Thursday, May 19, 2011

Victor Davis Hanson on our erstwhile 'friends' the Paks: Enough is enough.

Cannot say it any better than this

Juicy bits (be sure to read the whole thing):

Americans do not like duplicitous allies, but they especially do not like subsidizing the duplicity. Almost every major Islamic terrorist with American blood on his hands whom our forces have captured or killed, from Khalid Sheik Mohammed to Osama bin Laden, was finally tracked down in Pakistan — often in upscale urban areas. As far as Afghanistan goes, Pakistan might do its worst, and we will try to do our best, and that is just the way it is, in this eternally bad/worse-case scenario.

The United States would assume that any use of a nuclear device against America by an Islamic terrorist would ultimately be traced to Pakistan — and, of course, we would take the necessary countermeasures and retaliation. We would hope that deterrent message was by now well known.
India is democratic and pro-American; Pakistan is not. India is also huge, successful, and an ally in the war against jihadism. The question is not balance, but why we do not tilt farther toward India, a free-market economy that shares many of our own goals and aspirations. India is a natural and strategic ally; Pakistan is increasingly a natural and strategic belligerent.

Pakistan’s wild lands are useful to Pakistan, both providing deniability (e.g., “We can’t go there either”), and as an ongoing excuse for American aid. Terrorists get their own play yard, and their eternal presence justifies eternal billions in aid to Pakistani elites.

What is the problem? The majority in Pakistan, so far as we can tell, is religiously intolerant, anti-American, and tribal. A plebiscite, fairly conducted, would result in a far more illiberal government than the Westernized megaphones that the often rigged and corrupt elections produce. Because elite Pakistani military and political leaders do not have real legitimacy, they must alternately disguise and lament, and then indulge and appease, the illiberal natures of their constituents.

What is the solution? Praise Pakistan. Avoid provocative statements. But by all means gradually and without fanfare prune back aid — say, at the rate of about $100 million a month. And then accept that in reaction Pakistan will more shamelessly hide terrorists, threaten nuclear proliferation, and destabilize the Karzai government, as it is freed to express its natural proclivities and “national interests” as a de facto enemy of the United States. Develop much closer relations with India. All of this will not make the situation in the region any better, but it will bring clarity, send a message that America is tired of treacherous allies —and save money. And in this ungodly mess, that at least counts for something.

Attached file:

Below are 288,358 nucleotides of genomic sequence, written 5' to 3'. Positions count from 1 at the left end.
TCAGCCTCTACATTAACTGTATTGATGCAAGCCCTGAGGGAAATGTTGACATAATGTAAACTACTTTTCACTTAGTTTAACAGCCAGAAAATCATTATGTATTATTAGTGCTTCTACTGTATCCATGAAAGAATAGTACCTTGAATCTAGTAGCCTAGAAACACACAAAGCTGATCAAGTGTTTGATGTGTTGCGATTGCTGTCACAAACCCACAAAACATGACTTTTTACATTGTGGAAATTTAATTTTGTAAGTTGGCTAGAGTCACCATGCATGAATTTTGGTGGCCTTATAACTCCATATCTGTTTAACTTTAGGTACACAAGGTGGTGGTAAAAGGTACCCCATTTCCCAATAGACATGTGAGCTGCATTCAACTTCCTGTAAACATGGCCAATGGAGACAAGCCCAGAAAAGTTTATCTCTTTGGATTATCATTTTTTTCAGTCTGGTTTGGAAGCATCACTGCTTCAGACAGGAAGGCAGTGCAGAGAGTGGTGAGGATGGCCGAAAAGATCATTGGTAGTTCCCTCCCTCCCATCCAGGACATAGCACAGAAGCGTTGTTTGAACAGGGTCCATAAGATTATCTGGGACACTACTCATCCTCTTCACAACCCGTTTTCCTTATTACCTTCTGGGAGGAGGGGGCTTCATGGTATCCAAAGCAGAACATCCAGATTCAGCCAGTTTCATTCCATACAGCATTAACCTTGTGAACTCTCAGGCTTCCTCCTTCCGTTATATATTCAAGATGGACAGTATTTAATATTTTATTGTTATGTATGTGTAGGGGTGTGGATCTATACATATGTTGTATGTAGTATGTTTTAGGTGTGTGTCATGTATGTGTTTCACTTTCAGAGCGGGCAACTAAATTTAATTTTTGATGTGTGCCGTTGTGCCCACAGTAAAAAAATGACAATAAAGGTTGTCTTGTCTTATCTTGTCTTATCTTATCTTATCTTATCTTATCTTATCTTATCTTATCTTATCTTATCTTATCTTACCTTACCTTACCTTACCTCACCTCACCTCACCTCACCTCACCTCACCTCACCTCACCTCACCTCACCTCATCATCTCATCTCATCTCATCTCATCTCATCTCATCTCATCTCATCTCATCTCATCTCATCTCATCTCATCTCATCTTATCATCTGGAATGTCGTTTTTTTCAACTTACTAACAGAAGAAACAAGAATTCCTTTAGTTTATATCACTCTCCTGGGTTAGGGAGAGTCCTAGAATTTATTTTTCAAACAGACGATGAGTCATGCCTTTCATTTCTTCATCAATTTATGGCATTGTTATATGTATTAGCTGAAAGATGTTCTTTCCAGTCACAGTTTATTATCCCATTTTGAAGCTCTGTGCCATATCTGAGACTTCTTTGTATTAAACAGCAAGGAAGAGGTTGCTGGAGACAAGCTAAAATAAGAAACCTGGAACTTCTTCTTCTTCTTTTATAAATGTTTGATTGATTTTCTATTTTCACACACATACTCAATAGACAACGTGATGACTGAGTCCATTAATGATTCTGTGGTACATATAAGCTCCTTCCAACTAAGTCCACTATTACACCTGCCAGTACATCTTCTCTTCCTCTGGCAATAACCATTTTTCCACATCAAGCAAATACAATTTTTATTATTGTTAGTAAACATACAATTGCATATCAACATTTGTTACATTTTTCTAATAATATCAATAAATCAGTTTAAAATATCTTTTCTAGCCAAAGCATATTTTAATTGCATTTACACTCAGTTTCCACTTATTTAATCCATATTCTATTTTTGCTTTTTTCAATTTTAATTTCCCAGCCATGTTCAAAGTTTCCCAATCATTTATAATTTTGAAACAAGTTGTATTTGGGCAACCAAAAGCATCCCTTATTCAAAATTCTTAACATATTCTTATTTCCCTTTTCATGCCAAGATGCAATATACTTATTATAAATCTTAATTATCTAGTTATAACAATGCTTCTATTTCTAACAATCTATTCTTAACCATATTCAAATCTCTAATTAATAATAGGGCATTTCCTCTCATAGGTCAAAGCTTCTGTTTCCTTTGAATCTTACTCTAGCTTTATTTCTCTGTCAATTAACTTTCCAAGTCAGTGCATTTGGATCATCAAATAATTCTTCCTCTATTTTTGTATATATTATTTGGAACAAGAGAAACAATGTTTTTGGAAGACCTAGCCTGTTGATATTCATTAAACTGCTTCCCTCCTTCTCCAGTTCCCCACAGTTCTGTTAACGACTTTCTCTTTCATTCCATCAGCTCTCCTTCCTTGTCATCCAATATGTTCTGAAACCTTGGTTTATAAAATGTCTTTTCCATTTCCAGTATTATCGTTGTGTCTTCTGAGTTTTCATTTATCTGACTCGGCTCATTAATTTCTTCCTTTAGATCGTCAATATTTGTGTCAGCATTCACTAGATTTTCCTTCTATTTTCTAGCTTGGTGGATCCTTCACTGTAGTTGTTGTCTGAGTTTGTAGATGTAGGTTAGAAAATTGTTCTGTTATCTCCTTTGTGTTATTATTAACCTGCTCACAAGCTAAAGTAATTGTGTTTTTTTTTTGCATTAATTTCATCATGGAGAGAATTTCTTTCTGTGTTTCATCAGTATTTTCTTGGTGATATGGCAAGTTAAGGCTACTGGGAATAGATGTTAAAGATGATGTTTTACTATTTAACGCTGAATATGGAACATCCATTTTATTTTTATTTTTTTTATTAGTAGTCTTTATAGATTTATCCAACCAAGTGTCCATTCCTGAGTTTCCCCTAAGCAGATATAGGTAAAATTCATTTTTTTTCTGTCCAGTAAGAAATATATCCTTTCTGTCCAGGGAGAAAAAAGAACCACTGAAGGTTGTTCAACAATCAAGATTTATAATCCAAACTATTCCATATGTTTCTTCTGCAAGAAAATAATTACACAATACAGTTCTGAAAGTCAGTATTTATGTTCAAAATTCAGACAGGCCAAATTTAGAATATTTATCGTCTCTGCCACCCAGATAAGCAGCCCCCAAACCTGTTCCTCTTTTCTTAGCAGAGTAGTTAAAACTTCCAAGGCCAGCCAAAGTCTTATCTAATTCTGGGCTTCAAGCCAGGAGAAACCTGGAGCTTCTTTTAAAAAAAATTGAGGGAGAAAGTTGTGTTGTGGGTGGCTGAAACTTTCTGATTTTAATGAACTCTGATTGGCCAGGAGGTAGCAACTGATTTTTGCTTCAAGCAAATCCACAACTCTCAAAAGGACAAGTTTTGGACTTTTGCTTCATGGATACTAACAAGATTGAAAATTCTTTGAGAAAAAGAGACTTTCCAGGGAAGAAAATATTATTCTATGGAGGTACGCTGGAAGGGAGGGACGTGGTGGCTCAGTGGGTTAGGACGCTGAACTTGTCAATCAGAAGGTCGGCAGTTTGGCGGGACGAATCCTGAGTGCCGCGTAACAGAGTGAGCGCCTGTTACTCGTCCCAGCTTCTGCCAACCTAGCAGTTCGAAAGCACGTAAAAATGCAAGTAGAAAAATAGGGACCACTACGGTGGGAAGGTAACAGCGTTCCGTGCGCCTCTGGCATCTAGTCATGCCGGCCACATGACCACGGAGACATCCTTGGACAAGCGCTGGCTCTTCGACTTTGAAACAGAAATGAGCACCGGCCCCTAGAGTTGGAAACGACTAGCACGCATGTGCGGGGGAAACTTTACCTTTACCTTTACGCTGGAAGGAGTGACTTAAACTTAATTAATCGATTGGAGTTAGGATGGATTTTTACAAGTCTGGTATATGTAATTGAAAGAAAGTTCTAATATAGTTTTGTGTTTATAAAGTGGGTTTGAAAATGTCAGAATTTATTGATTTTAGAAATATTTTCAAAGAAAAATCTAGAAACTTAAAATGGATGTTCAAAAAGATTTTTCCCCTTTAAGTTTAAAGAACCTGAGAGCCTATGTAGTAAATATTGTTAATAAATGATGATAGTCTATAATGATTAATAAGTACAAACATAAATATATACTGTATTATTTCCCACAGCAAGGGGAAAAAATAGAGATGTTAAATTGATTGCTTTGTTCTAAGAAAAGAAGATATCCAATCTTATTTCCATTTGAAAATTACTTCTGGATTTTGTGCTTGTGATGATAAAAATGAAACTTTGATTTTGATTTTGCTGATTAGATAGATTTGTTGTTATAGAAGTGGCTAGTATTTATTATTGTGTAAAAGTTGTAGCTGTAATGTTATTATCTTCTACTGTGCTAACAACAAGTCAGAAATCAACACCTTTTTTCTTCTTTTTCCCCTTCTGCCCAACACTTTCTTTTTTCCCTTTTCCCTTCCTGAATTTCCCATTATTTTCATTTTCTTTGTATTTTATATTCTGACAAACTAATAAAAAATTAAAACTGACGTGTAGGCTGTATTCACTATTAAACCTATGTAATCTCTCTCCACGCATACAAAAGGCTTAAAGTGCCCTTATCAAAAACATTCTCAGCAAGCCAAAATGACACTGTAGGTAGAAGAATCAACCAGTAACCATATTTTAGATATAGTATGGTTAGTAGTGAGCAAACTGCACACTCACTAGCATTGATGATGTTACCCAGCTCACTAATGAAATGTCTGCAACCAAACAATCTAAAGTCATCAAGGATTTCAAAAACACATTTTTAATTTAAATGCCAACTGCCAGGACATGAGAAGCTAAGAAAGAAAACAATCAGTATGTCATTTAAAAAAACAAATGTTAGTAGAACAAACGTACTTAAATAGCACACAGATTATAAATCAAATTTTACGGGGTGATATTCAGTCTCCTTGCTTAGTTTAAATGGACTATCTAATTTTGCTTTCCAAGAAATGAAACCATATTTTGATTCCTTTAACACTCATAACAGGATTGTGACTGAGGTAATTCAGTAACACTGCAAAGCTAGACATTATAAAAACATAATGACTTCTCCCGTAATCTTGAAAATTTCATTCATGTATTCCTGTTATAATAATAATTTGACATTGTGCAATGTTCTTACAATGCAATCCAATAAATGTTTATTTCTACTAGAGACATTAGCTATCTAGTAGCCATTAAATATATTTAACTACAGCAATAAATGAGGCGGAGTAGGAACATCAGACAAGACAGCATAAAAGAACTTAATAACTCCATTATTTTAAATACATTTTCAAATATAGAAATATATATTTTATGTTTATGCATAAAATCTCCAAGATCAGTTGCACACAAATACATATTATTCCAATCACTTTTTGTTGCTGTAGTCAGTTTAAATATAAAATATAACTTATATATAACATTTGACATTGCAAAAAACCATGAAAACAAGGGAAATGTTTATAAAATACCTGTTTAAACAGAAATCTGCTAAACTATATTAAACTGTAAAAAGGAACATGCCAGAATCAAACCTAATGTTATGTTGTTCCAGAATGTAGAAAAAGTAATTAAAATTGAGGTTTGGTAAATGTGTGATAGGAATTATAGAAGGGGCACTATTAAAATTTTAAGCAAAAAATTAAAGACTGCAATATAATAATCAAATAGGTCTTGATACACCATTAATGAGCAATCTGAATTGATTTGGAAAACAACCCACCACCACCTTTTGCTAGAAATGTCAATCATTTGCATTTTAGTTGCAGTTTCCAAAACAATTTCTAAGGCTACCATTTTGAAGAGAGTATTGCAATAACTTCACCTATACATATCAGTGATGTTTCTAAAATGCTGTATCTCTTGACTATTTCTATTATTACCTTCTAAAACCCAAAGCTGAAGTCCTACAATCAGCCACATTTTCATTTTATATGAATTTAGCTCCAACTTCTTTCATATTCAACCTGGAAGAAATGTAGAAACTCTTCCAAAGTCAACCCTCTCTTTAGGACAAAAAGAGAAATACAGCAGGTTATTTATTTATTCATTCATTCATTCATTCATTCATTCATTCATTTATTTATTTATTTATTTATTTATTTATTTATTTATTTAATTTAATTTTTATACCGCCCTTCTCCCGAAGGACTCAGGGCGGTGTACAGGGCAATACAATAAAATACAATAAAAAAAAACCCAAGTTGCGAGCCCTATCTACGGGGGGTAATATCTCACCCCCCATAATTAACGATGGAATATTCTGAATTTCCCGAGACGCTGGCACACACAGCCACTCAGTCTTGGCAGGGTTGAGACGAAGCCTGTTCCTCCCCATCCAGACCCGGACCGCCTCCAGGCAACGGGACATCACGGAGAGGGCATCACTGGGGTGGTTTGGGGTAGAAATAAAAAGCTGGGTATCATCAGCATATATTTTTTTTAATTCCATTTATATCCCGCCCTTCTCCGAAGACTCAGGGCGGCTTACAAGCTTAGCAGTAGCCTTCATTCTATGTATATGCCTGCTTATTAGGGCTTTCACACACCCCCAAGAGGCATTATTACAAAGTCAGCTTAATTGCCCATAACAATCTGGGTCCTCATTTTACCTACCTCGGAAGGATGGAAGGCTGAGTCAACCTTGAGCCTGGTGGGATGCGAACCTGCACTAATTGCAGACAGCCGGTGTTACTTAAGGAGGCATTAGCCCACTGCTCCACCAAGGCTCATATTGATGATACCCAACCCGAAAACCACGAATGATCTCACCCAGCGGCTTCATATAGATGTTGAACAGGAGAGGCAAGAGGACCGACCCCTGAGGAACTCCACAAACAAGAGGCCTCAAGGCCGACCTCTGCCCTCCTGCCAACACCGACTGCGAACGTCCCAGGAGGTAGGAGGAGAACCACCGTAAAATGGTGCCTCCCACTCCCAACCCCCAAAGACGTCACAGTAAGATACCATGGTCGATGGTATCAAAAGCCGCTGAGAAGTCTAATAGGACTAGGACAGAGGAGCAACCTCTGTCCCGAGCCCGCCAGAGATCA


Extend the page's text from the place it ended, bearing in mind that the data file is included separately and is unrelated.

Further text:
Yep. What he said, except for the bit about praising the Paks, and cutting aid with little fanfare. They do not deserve even that much. (ain't that one of the feedback checkboxes just below? Go on, check it. You know you want to.)

Atlanta Journal-Constitution: Pro & Con on EIT

 A sort of follow up on a post from yesterday. It's odd though. There is a rather glaring disconnect between the two contributions. The authors of the second contribution don't seem to have directly addressed the question. The AJC might be justified in feeling slighted:

The discussion is supposed to be about whether or not EIT should be 'reinstated' as interrogation tools by CIA.  So, it is logical that the gist of Marc Thiessen's contribution is aimed toward answering whether or not past use of EIT were effective. He argues they were, providing specific evidence. On that basis he argues for reinstatement.

The second contribution, penned by Laurie R. Blank (Emory) and Amos N. Guiora (University of Utah) barely touches on the matter of EIT reinstatement, only to curtly dismiss the possibility. "Torture is not the story," they say.  No argument as to what exactly this sentence means, or why they think so. The contribution, unlike McCains arguments, does not attempt address the specifics Thiessen raises, except in the most perfunctory ways, but rather spends most of its time making the case that OBL was an unlawful enemy combatant, and as such was a legitimate target for lethal force, unarmed or armed. The authors also chide the administration for various other post operational flubs and foibles. Blank and Guiora claim that the debate over EIT is a 'distraction', from follow-on strategic and tactical thought.

That's it. Nothing else.

In short, they avoid the subject. Read it yourself. Am I being fair?